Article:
For the second time in less than a week, Bill Clinton has undercut President Obama's re-election campaign by pushing policies that directly contradict Obama's stated positions. Nobody doubts that the "Comeback Kid" is a legendary campaigner, and the Obama campaign surely appreciates the $3 million he helped raise this week, but first and foremost, Clinton is a better campaigner for himself than others. 

Clinton's latest "gaffe" stems from an interview he gave on CNBC yesterday in which he advocated an extension of all the Bush-era tax cuts. "That's probably the best thing to do right now," he told Maria Bartiromo. "I don't have a problem with extending all of it now." Of course, that's the exact opposite of Obama's position that the tax cuts should expire for high-income Americans, which he mentions frequently in his campaign speeches and is the stated Democratic party strategy outlined by Senate Majority Leader Harry Reid last month. Clinton's reps tried to take it back but it didn't come soon enough for House Speaker John Boehner's staff to run with it. "The fact that former President Clinton supports stopping all of the tax hikes scheduled for January 1 is very, very big news," his spokesman said, somewhat disingenuously. 

The rogue remarks of course followed an interview he gave with CNN last week, describing Mitt Romney's business career as "stellar." The glowing review couldn't be more discordant with the Obama campaign's messaging, which has been running TV spots with average Joes calling Romney's former company Bain Capital a "vampire" that "sucked the blood out of us."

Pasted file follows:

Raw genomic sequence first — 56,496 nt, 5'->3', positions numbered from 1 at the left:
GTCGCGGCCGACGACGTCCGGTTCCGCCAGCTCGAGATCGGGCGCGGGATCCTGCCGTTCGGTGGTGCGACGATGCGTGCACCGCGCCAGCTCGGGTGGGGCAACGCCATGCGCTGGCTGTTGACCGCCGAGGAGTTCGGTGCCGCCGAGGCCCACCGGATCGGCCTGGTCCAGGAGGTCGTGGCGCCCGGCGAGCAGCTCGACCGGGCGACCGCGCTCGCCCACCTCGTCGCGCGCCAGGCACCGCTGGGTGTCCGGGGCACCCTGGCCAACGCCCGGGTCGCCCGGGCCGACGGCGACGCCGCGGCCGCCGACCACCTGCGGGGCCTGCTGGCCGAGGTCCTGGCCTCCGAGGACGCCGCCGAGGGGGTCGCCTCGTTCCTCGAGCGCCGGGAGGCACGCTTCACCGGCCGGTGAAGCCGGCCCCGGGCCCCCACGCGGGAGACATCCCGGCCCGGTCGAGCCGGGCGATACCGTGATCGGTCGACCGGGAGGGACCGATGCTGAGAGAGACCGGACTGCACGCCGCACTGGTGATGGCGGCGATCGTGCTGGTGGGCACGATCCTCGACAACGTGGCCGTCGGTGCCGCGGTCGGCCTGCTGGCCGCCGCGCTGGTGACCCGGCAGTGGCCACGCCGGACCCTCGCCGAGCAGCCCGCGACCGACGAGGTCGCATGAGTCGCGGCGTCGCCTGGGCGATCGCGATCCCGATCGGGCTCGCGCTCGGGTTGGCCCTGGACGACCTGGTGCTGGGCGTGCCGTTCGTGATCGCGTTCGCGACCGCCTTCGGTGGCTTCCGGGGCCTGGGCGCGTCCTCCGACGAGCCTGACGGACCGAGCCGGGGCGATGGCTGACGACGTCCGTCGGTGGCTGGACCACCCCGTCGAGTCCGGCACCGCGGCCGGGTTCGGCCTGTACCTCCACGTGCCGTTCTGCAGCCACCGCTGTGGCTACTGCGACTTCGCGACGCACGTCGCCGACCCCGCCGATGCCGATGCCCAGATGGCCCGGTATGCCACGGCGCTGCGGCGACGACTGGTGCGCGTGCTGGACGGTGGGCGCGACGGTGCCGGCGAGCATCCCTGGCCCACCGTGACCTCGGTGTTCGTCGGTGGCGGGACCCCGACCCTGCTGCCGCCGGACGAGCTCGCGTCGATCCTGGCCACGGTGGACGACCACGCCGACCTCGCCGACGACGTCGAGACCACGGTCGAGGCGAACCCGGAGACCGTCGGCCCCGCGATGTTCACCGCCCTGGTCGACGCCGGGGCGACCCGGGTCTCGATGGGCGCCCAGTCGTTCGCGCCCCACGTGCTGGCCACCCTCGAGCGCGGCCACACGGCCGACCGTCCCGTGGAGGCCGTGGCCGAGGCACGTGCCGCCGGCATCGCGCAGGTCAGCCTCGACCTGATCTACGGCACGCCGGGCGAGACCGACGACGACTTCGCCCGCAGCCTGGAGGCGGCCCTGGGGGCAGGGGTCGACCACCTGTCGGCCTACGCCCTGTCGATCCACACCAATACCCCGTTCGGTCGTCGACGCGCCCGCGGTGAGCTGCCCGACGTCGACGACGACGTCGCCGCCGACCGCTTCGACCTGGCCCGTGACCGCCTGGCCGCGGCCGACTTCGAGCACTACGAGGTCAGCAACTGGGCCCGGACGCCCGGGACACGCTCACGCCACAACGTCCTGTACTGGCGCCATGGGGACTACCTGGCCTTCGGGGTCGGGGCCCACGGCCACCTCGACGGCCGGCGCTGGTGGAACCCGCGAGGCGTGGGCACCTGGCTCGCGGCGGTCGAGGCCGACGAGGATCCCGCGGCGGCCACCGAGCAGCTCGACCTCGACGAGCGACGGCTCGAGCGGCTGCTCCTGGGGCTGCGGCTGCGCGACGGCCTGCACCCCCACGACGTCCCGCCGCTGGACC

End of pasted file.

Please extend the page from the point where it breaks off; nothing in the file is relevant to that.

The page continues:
So what's going on with the best Democratic politician "in the last quarter century"? The trick is that being a surrogate and being a candidate are very different things. Hillary Clinton had to learn this the hard way during her campaign for the presidency in 2008. As Politico's Roger Simon pointed out the other day, Bill probably hurt her more than helped in that campaign: 

He made one of the biggest strategic mistakes of her entire campaign: He insisted she seriously compete in South Carolina. Hillary’s staff wanted to spend its time and resources elsewhere, judging that South Carolina, with its large black electorate, was unwinnable.

But Bill felt that with his Southern roots and proven appeal to black voters, Hillary could beat Obama there. And Bill campaigned all-out. At Dartmouth College in Hanover, N.H., an angry, finger-wagging Bill had called Obama’s campaign a “fairy tale.” Jim Clyburn, a highly respected black congressman from South Carolina, felt insulted and publicly told Bill to “chill a little bit” and “tone it down.”

Obama would end up clobbering Clinton in South Carolina by nearly 30 points. When Bill tried  dismissing the win, noting that "Jesse Jackson won South Caroline in '84 and '88," it gave rise to a news cycle that the he was using "race-baiting" to boost his wife's campaign.
 
The trouble with Bill is, he will tack right and triangulate even when he's out of office. (Watch him last summer making the moves on Paul Ryan behind the scenes at a Pete Peterson Foundation event.) He's always been somewhat of a political chameleon so it shouldn't come as a surprise that he becomes a lover of Bush tax cuts during an interview with a business reporter on a business-friendly network. While that smooth slipperiness worked great for him as a centrist politician, it doesn't work great for other campaigns with tightly-controlled messages to deliver. This won't be the last Clinton gaffe of the election cycle.